It was a bit surprising to see that I haven’t posted here in months. This blog is actually in its 11th year now, but it’s fair to say that I’ve put less effort into it this year than I have at any time since its creation.
A lot of blogs go through a what has become a common pattern. Someone discovers the ease of setting up a new blog, maybe at a free site like Blogger or WordPress.com, and writes faithfully for a week or two. Maybe the content is even worth a look. But soon the excitement of seeing one’s words on the web wears off, the frequency of new posts drops off, and finally, after a long period of silence — and maybe a post or two about being really busy — the blog goes dark.
That’s not my intention here. It does seem, however, that my ability to update has been seriously compromised by real life. And I confess that many of the updates in the blog’s early years were posted when I should have been working. It’s astonishing how much you can accomplish when you’re supposed to be doing something else.
Since we’ve moved from Indiana to Charleston, Illinois, my job requires more self-starting than it did previously. Not to take anything away from our inside sales staff (if I’d realized how important they were to our outside reps, I’d have worked a lot harder), but when I was on the inside desk, the day was over at the end of the day. Now my schedule is much more flexible, which is nice, but it also means I have to occasionally search for leads during what used to be free time. And there are occasional overnight trips to parts of my territory that are just too far to get to and from in a day.
Moving closer to an active barbershop chorus has also taken its toll on writing time. Back in Indiana, we were far enough away from Indianapolis that I laid out of the Barbershop Harmony Society for several years. Here in Illinois, we’re only a few miles from the Coles County Chorus, which I serve as the webmaster and PR guy.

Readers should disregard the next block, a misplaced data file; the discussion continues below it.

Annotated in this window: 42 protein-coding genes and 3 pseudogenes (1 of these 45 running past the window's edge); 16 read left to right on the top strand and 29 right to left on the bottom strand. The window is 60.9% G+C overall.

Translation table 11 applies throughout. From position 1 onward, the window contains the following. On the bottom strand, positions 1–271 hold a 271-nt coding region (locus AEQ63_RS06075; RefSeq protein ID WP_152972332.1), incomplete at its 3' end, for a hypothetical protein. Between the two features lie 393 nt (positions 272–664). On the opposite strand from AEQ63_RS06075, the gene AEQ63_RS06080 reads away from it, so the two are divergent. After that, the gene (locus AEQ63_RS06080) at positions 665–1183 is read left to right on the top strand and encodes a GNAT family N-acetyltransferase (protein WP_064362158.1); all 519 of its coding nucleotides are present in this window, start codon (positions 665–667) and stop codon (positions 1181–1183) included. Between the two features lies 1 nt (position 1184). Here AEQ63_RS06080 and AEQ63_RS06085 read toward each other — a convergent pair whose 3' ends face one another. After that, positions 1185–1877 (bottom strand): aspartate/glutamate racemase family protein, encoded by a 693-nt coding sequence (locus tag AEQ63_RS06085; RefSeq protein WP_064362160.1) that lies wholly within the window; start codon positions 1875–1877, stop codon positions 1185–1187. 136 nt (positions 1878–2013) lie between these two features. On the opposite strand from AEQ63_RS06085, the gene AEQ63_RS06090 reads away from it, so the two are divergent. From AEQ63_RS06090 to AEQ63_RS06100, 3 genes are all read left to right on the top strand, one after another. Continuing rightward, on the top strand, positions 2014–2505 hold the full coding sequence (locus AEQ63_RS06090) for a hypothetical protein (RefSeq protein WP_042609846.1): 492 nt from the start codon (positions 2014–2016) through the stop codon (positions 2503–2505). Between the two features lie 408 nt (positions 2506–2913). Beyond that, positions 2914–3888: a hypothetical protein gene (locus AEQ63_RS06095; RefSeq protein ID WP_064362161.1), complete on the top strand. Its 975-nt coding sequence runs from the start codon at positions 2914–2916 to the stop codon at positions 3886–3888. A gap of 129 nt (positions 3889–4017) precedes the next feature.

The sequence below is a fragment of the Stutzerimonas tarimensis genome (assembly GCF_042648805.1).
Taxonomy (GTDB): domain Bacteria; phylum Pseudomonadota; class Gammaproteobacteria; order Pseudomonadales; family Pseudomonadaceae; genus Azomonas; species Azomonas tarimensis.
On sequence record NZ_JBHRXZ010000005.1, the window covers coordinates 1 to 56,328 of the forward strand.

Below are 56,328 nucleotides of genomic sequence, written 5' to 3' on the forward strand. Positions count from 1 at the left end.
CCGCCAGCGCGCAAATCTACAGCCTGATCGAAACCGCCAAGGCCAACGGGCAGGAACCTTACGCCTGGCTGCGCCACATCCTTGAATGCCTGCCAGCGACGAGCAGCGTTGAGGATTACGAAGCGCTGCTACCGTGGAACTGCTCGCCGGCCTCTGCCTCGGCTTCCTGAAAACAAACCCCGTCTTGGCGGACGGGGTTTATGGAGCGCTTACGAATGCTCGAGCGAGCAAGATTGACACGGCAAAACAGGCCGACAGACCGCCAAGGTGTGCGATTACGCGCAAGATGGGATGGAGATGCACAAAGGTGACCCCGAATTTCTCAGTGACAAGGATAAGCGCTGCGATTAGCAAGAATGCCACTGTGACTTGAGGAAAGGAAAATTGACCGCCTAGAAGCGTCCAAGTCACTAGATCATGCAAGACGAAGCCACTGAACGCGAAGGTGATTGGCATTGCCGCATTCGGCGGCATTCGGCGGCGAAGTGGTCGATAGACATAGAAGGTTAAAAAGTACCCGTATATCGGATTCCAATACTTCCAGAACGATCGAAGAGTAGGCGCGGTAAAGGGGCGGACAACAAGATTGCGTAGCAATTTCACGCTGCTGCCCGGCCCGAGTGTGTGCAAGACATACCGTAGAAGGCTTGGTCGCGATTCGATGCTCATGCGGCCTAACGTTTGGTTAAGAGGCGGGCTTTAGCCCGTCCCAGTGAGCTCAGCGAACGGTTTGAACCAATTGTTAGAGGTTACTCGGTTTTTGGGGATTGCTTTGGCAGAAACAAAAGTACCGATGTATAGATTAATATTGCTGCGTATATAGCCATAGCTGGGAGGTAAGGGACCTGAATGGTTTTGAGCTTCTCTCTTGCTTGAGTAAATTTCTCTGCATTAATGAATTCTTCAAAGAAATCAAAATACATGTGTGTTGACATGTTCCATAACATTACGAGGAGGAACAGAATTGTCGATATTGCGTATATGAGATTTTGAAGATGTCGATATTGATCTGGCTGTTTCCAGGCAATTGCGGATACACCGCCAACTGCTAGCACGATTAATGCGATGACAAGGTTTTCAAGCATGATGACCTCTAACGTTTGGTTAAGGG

It also happened that we moved here just as three pretty darn good singers needed a tenor to fill out a quartet. Guess which part I sing?
Sharon and I were led to a wonderful church, which has also drawn upon our stockpile of available time. She’s playing piano for services (temporarily–our longtime pianist/organist broke her hip in a fall from her bicycle), chairing the missions committee, and managing the website. We sing in the choir, and I was asked to serve as a deacon (which I consider a high honor). I even preached my first sermon recently. Pounded the pulpit and everything!
Oh, yeah — the other three men in the choir also sing in the aforementioned barbershop chorus. Result: An a cappella gospel quartet.
And then there are the daily walks with Sam T. Dachshund. Who can resist that face?
So it’s not that I’m bored with writing or have any less of a psychological need to inflict my opinions on the world. It may be just that life is returning to a better balance — less virtual and more analog. As much as we deeply appreciate the virtual fellowship that has developed around P.I.D. Radio the last eight years, it’s truly a blessing to be a part of an active, loving, local community. I will continue to struggle with the proper balance, no doubt, but it’s not from boredom that you see less of me here than our neighbors do of me face to face.